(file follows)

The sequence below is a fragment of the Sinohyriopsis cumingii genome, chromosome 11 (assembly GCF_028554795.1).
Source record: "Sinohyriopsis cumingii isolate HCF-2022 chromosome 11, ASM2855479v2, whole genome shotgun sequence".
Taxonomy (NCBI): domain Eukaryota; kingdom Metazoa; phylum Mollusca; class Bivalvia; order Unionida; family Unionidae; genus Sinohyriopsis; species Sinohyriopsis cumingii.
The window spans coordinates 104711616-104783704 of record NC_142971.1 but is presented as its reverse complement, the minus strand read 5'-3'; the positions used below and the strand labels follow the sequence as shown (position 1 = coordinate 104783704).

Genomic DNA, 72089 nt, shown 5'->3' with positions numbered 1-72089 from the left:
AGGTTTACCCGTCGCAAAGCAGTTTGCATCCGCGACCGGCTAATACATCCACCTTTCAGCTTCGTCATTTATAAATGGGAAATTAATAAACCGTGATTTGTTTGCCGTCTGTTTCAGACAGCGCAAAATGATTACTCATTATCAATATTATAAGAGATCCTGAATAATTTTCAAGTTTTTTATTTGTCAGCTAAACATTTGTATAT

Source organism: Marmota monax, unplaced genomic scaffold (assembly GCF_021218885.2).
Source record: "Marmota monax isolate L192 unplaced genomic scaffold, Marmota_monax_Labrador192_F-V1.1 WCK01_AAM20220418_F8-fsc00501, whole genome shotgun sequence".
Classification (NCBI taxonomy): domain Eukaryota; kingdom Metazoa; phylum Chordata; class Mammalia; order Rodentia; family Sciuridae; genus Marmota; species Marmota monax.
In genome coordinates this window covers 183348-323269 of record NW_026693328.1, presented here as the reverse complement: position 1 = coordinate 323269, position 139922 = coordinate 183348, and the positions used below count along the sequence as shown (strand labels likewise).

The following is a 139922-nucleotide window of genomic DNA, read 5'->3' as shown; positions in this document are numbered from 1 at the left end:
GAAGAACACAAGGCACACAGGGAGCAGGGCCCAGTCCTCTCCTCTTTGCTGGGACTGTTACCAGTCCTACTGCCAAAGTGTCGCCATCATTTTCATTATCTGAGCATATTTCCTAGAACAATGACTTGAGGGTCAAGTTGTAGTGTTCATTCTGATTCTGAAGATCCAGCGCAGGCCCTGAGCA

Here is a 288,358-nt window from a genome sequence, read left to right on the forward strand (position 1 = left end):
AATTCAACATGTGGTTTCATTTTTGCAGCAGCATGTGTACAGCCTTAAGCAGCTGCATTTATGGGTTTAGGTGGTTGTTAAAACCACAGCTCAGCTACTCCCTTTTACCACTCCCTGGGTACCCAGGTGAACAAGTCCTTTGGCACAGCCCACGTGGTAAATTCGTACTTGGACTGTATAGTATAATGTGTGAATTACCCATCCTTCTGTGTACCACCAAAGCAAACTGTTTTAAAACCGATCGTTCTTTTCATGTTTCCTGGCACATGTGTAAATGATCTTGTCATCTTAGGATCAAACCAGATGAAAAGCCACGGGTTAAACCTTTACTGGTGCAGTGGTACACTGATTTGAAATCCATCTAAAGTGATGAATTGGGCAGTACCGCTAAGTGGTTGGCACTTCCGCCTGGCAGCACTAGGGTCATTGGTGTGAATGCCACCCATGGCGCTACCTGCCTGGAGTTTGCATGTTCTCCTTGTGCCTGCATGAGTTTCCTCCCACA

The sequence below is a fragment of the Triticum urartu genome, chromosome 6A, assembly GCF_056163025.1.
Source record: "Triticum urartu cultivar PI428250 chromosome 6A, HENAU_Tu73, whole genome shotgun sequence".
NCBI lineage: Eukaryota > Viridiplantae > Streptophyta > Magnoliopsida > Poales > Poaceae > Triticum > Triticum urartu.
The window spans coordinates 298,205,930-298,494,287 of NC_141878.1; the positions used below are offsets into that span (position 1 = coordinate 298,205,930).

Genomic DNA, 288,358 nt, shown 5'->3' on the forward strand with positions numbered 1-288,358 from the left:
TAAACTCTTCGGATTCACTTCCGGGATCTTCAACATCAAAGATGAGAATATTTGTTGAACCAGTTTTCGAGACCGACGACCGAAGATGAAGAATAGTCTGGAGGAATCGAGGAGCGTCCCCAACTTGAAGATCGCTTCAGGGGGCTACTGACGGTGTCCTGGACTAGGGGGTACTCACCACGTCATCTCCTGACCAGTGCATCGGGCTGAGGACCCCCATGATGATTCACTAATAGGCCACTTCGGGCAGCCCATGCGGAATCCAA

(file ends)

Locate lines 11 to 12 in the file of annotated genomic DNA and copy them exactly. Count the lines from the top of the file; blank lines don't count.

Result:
The following is a 139922-nucleotide window of genomic DNA, read 5'->3' as shown; positions in this document are numbered from 1 at the left end:
GAAGAACACAAGGCACACAGGGAGCAGGGCCCAGTCCTCTCCTCTTTGCTGGGACTGTTACCAGTCCTACTGCCAAAGTGTCGCCATCATTTTCATTATCTGAGCATATTTCCTAGAACAATGACTTGAGGGTCAAGTTGTAGTGTTCATTCTGATTCTGAAGATCCAGCGCAGGCCCTGAGCA